We then dressed for the plant tour - hair nets, gowns, ear plugs and radios in order to communicate over the running machinery. But before entering the plant itself, we stepped into the Sensory Laboratory, which is one phase of the company's quality assurance implementation. Antoinette Morano, Sensory Services Lab Manager, described to us how the lab is intended to "ensure that their wine closures are completely sensory neutral". The lab is a controlled non odorous environment where her team evaluates the raw materials and finished goods. This process also includes inspecting delivery trucks and pallets.  The laboratory also evaluates wines closed with Nomacorc closures to ensure that the corcs are not affecting the character of the wines they protect.

We then entered the physical plant and yes, the ear plugs and radios were necessary. There is a wall that contains a display case of wines closed with Nomacorc closures as well as samples of the raw materials, co-extruded synthetic material, and the finished product.

How are the corcs manufacured?
"First, raw materials are mixed, melted, and extruded to create a long, foamed cylinder, forming the closure’s core. Then a second extrusion process applies a flexible outer skin, which is thermally bonded to the inner cylinder. The shape is stabilized in cooling water before our high-speed cutting operation cuts the closures to the proper length."

As we witnessed, this process is continuous, leading to a consistent product - no variations or inconsistencies due to batch processing. The machinery was quite fascinating - I always wonder how they even build the machinery that makes the machinery and so on down the line. The process from inputting the raw materials to the co-extrusion itself, where the outer skin and foam core are extruded together, was rather anti-climatic. The most interesting parts did not occur until after the co-extrusion process where a laser controls for size and shape and when the corcs are cut into exact lengths. And I did notice one set of corcs failed and rejected by the laser. Another interesting aspect was their ink adhesive process where the company can now stamp their corcs on both ends as well as the standard sides.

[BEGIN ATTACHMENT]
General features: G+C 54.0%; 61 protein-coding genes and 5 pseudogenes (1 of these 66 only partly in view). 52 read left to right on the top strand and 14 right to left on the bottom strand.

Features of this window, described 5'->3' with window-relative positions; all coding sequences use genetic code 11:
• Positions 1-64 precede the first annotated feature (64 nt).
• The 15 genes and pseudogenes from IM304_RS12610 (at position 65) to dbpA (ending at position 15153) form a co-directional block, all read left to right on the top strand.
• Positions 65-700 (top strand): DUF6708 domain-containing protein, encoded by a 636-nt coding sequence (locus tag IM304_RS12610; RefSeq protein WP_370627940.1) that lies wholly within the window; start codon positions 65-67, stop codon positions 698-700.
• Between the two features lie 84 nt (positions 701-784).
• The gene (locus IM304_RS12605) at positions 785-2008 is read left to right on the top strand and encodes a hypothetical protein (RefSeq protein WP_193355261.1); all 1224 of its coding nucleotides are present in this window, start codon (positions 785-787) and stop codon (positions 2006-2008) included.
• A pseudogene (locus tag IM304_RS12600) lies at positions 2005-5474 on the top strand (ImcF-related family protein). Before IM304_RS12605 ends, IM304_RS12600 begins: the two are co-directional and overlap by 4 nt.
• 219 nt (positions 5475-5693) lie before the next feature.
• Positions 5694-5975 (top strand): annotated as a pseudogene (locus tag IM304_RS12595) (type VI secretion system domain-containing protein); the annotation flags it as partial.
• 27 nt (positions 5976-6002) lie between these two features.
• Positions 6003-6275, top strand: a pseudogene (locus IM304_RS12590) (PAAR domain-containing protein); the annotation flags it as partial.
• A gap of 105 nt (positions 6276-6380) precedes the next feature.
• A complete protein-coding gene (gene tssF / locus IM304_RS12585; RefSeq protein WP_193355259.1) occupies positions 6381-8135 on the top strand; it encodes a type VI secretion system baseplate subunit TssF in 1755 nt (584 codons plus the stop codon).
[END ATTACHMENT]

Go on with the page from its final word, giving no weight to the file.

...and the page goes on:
I had read other visitors comment about the amount of water used to cool the synthetic material - but in my opinion - it wasn't out of the ordinary of similar cooling operations and Plant Manager, John Wojcik, stated that the water is sent to the sewer in better shape then from the tap. 

After we finished the plant tour we listened to Ben Mayo of Eberle Winery in Paso Robles describe his customer experience from using several Nomacorc closures over the past ten years. He said they turned to Nomacorc because of supply issues from natural cork and experiencing a 2-3% return rate from TCA. And during the past decade he has never had one of his customers complain or even mention the closure. Mayo feels strongly that the Nomacorc closures slow the aging process and he has never witnessed cord dust or a crumbling cork in his wines.  We then sampled the Eberle 2003 Reserve Cabernet Sauvignon closed by Nomacorc's Classic corc. And yes, it had held up, it seemed like a young wine - plenty of blackberry and dark cherry aromas and flavor with no signs of reduction - just smooth chewy tannins. Mayo explained that these characters are a result of the closure's oxygen management - which we will turn to in Part II.